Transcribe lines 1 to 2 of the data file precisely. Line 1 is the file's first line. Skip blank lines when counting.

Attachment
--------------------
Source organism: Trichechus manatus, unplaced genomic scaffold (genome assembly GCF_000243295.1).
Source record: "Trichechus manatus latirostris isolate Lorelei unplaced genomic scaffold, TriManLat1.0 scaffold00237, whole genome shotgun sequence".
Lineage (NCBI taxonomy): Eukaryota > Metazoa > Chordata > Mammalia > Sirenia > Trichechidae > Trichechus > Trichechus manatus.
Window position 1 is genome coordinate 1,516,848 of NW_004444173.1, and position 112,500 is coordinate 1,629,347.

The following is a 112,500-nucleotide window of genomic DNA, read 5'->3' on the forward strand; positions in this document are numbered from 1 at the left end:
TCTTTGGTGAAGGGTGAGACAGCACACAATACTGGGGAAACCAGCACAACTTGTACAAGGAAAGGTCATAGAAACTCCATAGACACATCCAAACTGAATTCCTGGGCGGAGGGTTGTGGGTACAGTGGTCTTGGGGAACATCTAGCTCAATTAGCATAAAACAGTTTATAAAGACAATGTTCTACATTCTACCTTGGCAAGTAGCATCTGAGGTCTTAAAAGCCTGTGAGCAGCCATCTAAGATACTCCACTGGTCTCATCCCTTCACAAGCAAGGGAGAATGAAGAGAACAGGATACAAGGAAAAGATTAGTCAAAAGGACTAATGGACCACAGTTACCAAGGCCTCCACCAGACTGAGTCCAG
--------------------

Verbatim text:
Source organism: Trichechus manatus, unplaced genomic scaffold (genome assembly GCF_000243295.1).
Source record: "Trichechus manatus latirostris isolate Lorelei unplaced genomic scaffold, TriManLat1.0 scaffold00237, whole genome shotgun sequence".